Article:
Not In Jersey: What I’ve Been Reading #145 What I’ve Been Reading #145 - Not In Jersey

What I’ve Been Reading #145

Friday, February 3, 2017


Since I last updated the books I’ve been reading aside from the ones that I have agreed to review for TLC Book Tours, I have finished reading 4 books.

My book group’s pick for the month of January was The Secret Life of Violet Grant by Beatriz Williams. There were mixed reactions from the group at our discussion last week. I always find it interesting to hear what others think of the books I have read! For me, this book was slow to get into, enjoyable, but not necessarily a favorite.

“Fresh from college, irrepressible Vivian Schuyler defies her wealthy Fifth Avenue family to work at cutthroat Metropolitan magazine. But this is 1964, and the editor dismisses her…until a parcel lands on Vivian’s Greenwich Village doorstep that starts a journey into the life of an aunt she never knew, who might give her just the story she’s been waiting for. In 1912, Violet Schuyler Grant moved to Europe to study physics, and made a disastrous marriage to a philandering fellow scientist. As the continent edges closer to the brink of war, a charismatic British army captain enters her life, drawing her into an audacious gamble that could lead to happiness…or disaster. Fifty years later, Violet’s ultimate fate remains shrouded in mystery. But the more obsessively Vivian investigates her disappearing aunt, the more she realizes all they have in common—and that Violet’s secret life is about to collide with hers.”

One thing I enjoyed about this book was the similarities in Violet’s and Vivian’s stories. I wished there was more of a reveal that connected the two, but instead the reader needs to draw her own conclusions to realize the similarities. I also enjoyed the slight twist at the end which brought a smile to my face. The historical part of the story could have been much more fleshed out, but the writer made a good attempt at making Violet into a Forest Gump type character – hanging out with Albert Einstein for example. My book group had rather varying view points on the Vivian character – we either loved her or despised her. I liked her, and I disagreed that her love story was hard to believe – I accepted it as the author wrote it. There are a lot of subplots to this story, making it a good book group discussion book.

A previously read book group choice was Big Little Lies by Liane Moriarty, and one of my fellow group members told me that she’d really liked Truly Madly Guilty, so I put myself on the library waiting list for it. Liane Moriarty has a talent in which she takes a moment in time and focuses an entire book around that moment – without telling the reader what actually occurred! I find this frustrating in her books at times. Luckily, in this one, the central event was revealed before the very end of the book!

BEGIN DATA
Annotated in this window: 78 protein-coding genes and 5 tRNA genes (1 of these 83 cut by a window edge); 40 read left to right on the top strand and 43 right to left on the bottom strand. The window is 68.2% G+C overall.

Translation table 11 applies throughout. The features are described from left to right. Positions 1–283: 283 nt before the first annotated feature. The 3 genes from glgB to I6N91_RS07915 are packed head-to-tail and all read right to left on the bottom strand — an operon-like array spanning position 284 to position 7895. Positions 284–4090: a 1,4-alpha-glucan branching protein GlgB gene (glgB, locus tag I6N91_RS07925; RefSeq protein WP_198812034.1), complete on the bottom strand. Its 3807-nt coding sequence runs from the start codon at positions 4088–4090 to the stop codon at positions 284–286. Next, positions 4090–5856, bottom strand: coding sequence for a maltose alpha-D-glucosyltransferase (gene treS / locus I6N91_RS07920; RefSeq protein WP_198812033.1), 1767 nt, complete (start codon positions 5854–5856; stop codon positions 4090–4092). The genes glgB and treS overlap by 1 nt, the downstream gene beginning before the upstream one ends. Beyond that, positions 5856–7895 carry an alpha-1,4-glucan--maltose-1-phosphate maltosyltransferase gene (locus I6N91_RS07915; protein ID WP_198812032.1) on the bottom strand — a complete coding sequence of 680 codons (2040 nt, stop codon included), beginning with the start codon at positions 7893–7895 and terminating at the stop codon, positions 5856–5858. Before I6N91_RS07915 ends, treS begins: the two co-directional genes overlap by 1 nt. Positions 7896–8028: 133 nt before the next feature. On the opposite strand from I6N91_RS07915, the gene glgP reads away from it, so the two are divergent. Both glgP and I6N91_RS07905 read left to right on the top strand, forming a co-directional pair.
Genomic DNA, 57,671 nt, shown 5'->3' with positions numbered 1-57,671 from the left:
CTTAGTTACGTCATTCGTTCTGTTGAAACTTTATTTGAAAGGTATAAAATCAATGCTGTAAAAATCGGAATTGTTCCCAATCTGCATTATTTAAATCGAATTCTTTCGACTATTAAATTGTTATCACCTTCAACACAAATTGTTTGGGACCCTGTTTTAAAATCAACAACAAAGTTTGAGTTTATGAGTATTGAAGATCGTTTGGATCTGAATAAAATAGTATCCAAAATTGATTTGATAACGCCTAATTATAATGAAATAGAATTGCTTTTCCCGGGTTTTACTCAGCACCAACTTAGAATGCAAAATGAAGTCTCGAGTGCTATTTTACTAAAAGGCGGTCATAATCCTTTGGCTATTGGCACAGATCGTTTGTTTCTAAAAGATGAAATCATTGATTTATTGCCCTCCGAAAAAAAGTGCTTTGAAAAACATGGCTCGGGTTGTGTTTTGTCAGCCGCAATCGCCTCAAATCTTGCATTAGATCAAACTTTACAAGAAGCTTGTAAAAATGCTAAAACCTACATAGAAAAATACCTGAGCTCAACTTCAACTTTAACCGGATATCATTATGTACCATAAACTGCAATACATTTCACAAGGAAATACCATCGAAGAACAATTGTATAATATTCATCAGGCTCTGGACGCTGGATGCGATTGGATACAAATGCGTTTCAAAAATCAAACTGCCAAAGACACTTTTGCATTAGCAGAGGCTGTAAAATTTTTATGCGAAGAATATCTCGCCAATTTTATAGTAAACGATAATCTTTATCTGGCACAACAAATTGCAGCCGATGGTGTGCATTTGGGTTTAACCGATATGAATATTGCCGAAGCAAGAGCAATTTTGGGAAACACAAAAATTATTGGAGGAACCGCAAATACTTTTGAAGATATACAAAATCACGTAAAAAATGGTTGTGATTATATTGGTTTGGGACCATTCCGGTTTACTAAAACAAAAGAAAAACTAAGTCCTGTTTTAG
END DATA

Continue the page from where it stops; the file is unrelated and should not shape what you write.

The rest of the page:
“Sam and Clementine have a wonderful, albeit, busy life: they have two little girls, Sam has just started a new dream job, and Clementine, a cellist, is busy preparing for the audition of a lifetime. If there’s anything they can count on, it’s each other. Clementine and Erika are each other’s oldest friends. A single look between them can convey an entire conversation. But theirs is a complicated relationship, so when Erika mentions a last minute invitation to a barbecue with her neighbors, Tiffany and Vid, Clementine and Sam don’t hesitate. Having Tiffany and Vid’s larger than life personalities there will be a welcome respite. Two months later, it won’t stop raining, and Clementine and Sam can’t stop asking themselves the question: What if we hadn’t gone?”

This book is told in alternating view points and the time periods jump around often, so that I found myself going back to earlier portions of the book to try to understand the order of events and to remember previously revealed details. I think the concept of a single event causing so many reactions in those effected by it is an exciting one to explore. The way the writer brings everything together is entertaining, and while frustrating, it seems to be her unique style. I will continue to read her books in the future because overall, I do enjoy them.

I have a slight memory of reading Number The Stars by Lois Lowry in elementary school, but as it turns out I didn’t remember any of the story. When Gabbie was in 4th grade, her teacher read the book with the class, but I did not pay much attention. Now that Zachary is in 4th grade and has the same teacher that Gabbie did, I realized it would be a good idea for me to read the book too. Each day, the teacher read a chapter or two to the class and Zachary’s assignment was to reread those chapters for homework. Instead, I read the chapters out loud to both him and Gabbie, who also wanted to listen. It turned into a very nice experience to share the book with the two of them.